Not a Statistic


The National Center for Learning Disabilities has stunning information regarding struggling students in the United States. The organization states “While some educational outcomes for students with learning disabilities have shown improvements in recent years, overall they remain unacceptably low.”

Here is a summary of the facts.

Close to half of secondary students with LD perform more than three grade levels below their enrolled grade in essential academic skills (45% in reading, 44% in math).
67% of students with LD graduate from high school with a regular diploma vs. 74% of students in the general population.
20% of students with LD drop out of high school vs. 8% of students in the general population.
10% of students with LD are enrolled in a four-year college within two years of leaving school, compared with 28% of the general population.
Among working-age adults with LD versus those without LD: 55% vs. 76% are employed; 6% vs. 3% of adults are unemployed; and 39% vs. 21% are not in the labor force partly because of lack of education.

The problem with statistics is they are cold and impersonal. Statistics don’t talk about the child who starts school with high hopes but soon begins a slow descent into failure, or the parent who may misconstrue deficits for lack of effort and realize there is a problem too late, but can’t stop that fall. Statistics don’t mention teachers and administrators who groom some children for failure, not through intent, but rather because of a flawed system. Statistics show us a good number of these students make it, but the small percentage that don’t also matter. Statistics don’t reveal the human side of learning disabilities, but I can. My son is one of these students.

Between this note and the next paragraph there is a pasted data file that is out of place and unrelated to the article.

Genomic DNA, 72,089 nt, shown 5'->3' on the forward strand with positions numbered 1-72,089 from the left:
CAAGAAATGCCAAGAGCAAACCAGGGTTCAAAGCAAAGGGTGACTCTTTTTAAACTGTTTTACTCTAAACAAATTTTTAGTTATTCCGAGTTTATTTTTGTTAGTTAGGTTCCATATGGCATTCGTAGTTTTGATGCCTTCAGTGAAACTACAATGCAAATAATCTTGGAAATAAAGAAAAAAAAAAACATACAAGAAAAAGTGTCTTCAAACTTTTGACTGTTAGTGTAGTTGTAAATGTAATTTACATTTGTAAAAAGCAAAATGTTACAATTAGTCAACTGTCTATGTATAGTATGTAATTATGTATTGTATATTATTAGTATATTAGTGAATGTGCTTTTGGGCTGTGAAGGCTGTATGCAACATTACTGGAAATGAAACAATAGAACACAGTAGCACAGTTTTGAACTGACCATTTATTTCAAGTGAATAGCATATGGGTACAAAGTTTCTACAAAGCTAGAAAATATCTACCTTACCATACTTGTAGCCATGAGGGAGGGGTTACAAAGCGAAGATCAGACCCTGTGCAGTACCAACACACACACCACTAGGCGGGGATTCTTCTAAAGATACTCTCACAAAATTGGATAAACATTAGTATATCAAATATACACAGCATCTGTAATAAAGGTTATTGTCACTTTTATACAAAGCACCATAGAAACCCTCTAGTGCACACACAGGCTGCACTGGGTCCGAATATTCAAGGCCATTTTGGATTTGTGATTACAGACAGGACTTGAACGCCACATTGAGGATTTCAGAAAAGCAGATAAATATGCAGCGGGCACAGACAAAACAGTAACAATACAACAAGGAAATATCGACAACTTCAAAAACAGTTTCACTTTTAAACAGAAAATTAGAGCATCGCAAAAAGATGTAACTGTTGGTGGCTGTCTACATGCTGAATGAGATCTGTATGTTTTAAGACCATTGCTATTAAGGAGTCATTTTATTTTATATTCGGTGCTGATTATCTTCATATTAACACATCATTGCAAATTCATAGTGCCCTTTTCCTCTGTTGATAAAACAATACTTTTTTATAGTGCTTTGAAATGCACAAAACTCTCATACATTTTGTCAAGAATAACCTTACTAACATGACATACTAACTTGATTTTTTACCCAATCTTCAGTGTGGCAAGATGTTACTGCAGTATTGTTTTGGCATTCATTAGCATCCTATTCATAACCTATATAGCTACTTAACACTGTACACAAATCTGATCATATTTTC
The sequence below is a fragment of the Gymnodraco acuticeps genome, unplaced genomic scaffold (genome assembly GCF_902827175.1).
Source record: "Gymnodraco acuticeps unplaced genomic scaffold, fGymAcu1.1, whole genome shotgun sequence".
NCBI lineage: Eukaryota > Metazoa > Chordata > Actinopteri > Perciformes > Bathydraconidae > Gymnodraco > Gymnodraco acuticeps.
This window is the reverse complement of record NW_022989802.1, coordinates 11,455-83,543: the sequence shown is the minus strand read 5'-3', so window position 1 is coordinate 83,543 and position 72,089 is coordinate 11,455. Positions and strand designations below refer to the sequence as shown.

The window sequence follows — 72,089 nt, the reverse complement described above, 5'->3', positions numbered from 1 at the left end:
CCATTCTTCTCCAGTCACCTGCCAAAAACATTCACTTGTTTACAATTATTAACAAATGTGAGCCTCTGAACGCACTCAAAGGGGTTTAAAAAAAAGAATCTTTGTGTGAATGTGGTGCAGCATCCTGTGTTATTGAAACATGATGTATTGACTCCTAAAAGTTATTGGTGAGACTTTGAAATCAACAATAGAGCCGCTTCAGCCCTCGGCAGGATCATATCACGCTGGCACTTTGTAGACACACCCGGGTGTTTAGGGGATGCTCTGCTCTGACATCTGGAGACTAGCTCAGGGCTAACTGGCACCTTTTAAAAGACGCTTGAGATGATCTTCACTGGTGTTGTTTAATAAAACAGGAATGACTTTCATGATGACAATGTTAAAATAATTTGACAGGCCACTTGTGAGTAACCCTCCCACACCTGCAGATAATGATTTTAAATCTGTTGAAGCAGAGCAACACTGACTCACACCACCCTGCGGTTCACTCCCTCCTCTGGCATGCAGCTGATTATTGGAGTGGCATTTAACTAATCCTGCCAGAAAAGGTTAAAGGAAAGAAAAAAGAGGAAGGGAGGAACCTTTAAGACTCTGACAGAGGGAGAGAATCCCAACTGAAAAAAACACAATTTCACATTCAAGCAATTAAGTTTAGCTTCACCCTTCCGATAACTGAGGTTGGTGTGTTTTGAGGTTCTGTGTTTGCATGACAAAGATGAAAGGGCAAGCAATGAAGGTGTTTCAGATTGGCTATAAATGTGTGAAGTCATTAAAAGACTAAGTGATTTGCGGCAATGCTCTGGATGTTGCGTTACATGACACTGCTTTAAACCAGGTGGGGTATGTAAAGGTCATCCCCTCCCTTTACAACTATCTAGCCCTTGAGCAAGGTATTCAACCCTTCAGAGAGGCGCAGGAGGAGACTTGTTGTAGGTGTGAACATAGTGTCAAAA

Jack has dysgraphia. I knew something wasn’t quite right when he was in kindergarten and although I voiced my concerns, I was told there was no problem. I finally took him for outside testing when he was in second grade and came back to the school with the results. It was then that they reacted and began instituting the help he needed.

Elementary school was mostly uneventful for him, but when he reached middle school, things fell apart. Between the school deciding he no longer needed support, and Jack’s burgeoning sense of self which did not include being identified as having a learning disability, those years were especially difficult.

By the time Jack reached high school, the school recognized their error but it was too late. He fought help every step of the way. First paired with a teacher who was qualified but not up to the challenge of a defiant high school student, and then with a man who has no business in education, Jack’s frustration level grew and became abject defeatism. Exhausted by endless failure and unrealistic expectations, he simply gave up. Now in the beginning of his senior year, we are all holding our breath as he makes his way toward graduation. Although the possibility of him dropping out looms like a storm cloud that will not dissipate, he is still plugging away.

I recently sat with Jack and explained I was writing this article and asked if he would talk about his experiences throughout school, beginning in elementary school through his senior year. When I told him my intent in sharing his story was to help other people going through this, he agreed.